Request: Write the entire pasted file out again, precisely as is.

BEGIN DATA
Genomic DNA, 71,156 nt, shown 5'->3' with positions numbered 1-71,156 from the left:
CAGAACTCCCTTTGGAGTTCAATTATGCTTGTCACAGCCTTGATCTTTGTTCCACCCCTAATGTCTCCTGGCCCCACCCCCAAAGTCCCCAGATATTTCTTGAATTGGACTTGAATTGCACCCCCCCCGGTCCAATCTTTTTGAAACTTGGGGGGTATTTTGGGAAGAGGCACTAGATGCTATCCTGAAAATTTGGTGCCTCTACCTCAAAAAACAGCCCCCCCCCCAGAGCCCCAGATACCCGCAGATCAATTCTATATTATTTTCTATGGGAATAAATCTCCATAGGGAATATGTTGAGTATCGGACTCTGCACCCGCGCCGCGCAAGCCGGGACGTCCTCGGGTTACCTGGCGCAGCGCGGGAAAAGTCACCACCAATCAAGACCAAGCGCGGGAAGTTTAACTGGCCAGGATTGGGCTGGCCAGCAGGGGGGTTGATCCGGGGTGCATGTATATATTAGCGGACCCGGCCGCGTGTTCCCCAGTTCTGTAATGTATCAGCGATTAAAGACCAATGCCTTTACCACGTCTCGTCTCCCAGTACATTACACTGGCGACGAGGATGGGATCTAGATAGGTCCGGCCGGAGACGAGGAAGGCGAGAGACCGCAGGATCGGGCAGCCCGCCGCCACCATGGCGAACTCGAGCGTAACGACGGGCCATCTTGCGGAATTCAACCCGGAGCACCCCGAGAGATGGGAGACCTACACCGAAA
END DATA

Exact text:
Genomic DNA, 71,156 nt, shown 5'->3' with positions numbered 1-71,156 from the left:
CAGAACTCCCTTTGGAGTTCAATTATGCTTGTCACAGCCTTGATCTTTGTTCCACCCCTAATGTCTCCTGGCCCCACCCCCAAAGTCCCCAGATATTTCTTGAATTGGACTTGAATTGCACCCCCCCCGGTCCAATCTTTTTGAAACTTGGGGGGTATTTTGGGAAGAGGCACTAGATGCTATCCTGAAAATTTGGTGCCTCTACCTCAAAAAACAGCCCCCCCCCCAGAGCCCCAGATACCCGCAGATCAATTCTATATTATTTTCTATGGGAATAAATCTCCATAGGGAATATGTTGAGTATCGGACTCTGCACCCGCGCCGCGCAAGCCGGGACGTCCTCGGGTTACCTGGCGCAGCGCGGGAAAAGTCACCACCAATCAAGACCAAGCGCGGGAAGTTTAACTGGCCAGGATTGGGCTGGCCAGCAGGGGGGTTGATCCGGGGTGCATGTATATATTAGCGGACCCGGCCGCGTGTTCCCCAGTTCTGTAATGTATCAGCGATTAAAGACCAATGCCTTTACCACGTCTCGTCTCCCAGTACATTACACTGGCGACGAGGATGGGATCTAGATAGGTCCGGCCGGAGACGAGGAAGGCGAGAGACCGCAGGATCGGGCAGCCCGCCGCCACCATGGCGAACTCGAGCGTAACGACGGGCCATCTTGCGGAATTCAACCCGGAGCACCCCGAGAGATGGGAGACCTACACCGAAA